Data Centers Eye 'Green' Power

Users exploring energy alternatives such as fuel cells and flywheels

KISSIMMEE, Fla. -- Joseph Weller, manager of computer operations at Delta Dental of Michigan, just purchased a hydrogen fuel cell car kit for his 10-year-old grandson's birthday. "I thought it was kind of cool," he said between sessions at the AFCOM data center conference here. But Weller said he has a professional interest in the toy's energy system, too.

"We have to find alternative means of power -- we can't rely on current technology" forever, said Weller, noting that if the fuel cell can move a 12-inch toy car, the technology may be able to power computer facilities someday. Delta, an Okemos-based insurer, has some 5.5 million members.

There's growing interest in "green" power technologies, even though IT managers at the conference said they don't expect to see fuel cells arriving in their data centers anytime soon because of the technology's immaturity and cost. But efforts are under way to figure out how best to power data centers with alternative fuels.

The U.S. Department of Energy and the National Institutes of Health are exploring whether fuel cell technology can be used to power the NIH's computer facilities, said Paul Powell, data center manager at the Bethesda, Md.-based federal agency. Powell said he's interested in fuel cells but finds it difficult to believe that they can power his data centers.

"As a data center manager, I have concerns. It's going to take up an awful lot of space," he said.

Generators Cheaper

American Power Conversion Corp. introduced fuel cells for data centers last year. But a fuel cell system costs about 10 times more than a generator, and early adopters have either been located in high-rise buildings where generators aren't an option or used in situations requiring portable energy supplies.

Fuel cells rely on hydrogen and chemical reactions to produce energy, leaving water as a by-product. APC's fuel cell technology can produce up to 30 kilowatts of electricity -- enough to power some large blade servers -- for about 10 minutes from one hydrogen tank, which is typically the size of a welder's tank.

That's where Powell's concern about size comes in. He said he might need a separate building just to house the fuel cells and tanks required to power his two data centers, which together use 1 megawatt of energy each month.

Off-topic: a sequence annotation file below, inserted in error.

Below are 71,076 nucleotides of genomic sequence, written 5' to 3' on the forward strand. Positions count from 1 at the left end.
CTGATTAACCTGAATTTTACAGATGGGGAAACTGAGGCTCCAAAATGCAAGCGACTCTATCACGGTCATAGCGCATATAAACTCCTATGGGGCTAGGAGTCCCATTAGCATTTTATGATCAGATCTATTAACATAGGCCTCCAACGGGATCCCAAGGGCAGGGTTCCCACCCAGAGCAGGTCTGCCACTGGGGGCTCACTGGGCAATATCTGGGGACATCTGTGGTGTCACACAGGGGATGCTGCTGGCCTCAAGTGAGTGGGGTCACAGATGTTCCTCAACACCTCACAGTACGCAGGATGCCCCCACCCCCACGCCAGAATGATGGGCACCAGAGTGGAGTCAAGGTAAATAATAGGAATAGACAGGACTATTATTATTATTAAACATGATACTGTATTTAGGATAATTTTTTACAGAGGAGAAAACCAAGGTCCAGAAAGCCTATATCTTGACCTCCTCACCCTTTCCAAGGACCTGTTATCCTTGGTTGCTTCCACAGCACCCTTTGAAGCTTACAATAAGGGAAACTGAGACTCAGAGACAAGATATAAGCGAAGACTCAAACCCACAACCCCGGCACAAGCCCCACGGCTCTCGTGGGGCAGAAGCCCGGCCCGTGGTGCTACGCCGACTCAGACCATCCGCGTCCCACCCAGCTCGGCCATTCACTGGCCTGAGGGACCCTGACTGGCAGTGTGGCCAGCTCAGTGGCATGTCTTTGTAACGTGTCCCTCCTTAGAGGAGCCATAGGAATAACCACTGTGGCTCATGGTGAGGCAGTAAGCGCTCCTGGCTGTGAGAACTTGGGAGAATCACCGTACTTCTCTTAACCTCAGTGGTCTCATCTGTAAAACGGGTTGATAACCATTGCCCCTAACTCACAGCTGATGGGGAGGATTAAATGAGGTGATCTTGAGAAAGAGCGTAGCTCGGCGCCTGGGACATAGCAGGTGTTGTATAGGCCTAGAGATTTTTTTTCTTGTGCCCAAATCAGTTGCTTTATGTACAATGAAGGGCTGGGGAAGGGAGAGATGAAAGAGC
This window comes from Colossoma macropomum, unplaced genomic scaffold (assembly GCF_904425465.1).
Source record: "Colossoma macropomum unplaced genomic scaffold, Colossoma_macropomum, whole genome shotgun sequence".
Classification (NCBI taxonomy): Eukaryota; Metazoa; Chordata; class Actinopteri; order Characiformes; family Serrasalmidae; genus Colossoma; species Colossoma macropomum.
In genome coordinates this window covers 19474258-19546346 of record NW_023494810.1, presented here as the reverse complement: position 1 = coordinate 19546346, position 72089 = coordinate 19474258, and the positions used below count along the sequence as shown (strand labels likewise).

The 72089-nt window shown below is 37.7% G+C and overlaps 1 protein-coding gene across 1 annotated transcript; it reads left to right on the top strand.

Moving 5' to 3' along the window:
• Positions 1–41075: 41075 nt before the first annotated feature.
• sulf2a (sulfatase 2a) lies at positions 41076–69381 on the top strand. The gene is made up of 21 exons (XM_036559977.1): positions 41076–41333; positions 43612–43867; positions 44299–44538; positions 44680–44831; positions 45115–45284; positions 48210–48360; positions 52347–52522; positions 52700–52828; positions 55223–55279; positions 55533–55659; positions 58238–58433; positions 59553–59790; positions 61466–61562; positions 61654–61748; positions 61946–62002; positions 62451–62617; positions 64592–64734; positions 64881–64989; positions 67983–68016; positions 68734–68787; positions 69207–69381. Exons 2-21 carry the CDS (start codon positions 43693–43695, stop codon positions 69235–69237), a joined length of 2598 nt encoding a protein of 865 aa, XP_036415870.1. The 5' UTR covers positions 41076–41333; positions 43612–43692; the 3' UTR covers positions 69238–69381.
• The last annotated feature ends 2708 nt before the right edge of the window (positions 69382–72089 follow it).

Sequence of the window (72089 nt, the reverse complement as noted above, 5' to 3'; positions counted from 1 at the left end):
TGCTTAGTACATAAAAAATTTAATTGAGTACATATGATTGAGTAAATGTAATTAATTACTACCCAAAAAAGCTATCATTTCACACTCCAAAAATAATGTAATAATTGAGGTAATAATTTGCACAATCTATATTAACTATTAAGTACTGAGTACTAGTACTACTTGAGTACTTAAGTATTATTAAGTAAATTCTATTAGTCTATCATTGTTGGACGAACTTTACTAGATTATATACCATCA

Brian Cihak, a network and data center engineer at BFS Retail & Commercial Operations LLC in Bloomingdale, Ill., said fuel cell technology hasn't "quite reached the maturity that's needed yet, but it's certainly well on its way."

Another power technology getting attention is the flywheel, offered by companies such as Pentadyne Power Corp. in Chatsworth, Calif., and Active Power Inc. in Austin. If power is interrupted, spinning flywheels can provide power for up to 30 seconds, in lieu of batteries.

James Montanio, a systems administrator at the Lower Colorado River Authority in Austin, said the flywheel technology he uses works fine, with the added benefit that there's no need for batteries.


Fuel Cells 101

How they work: A fuel cell uses hydrogen and oxygen to create an electrochemical process to produce electric energy. The by-product is water.

Cost: Fuel cells cost about $4,500 per kilowatt, whereas a diesel generator costs $800 to $1,500 per kilowatt, according to the Department of Energy.

Future: The goal is to cut that cost to $400 per kilowatt or less by the end of the decade through mass production, the DOE said.

APC’s fuel cell system operates on hydrogen fuel and can produce up to 30kW.

William Hobbib, StreamBases vice president of marketing

Copyright © 2006 IDG Communications, Inc.

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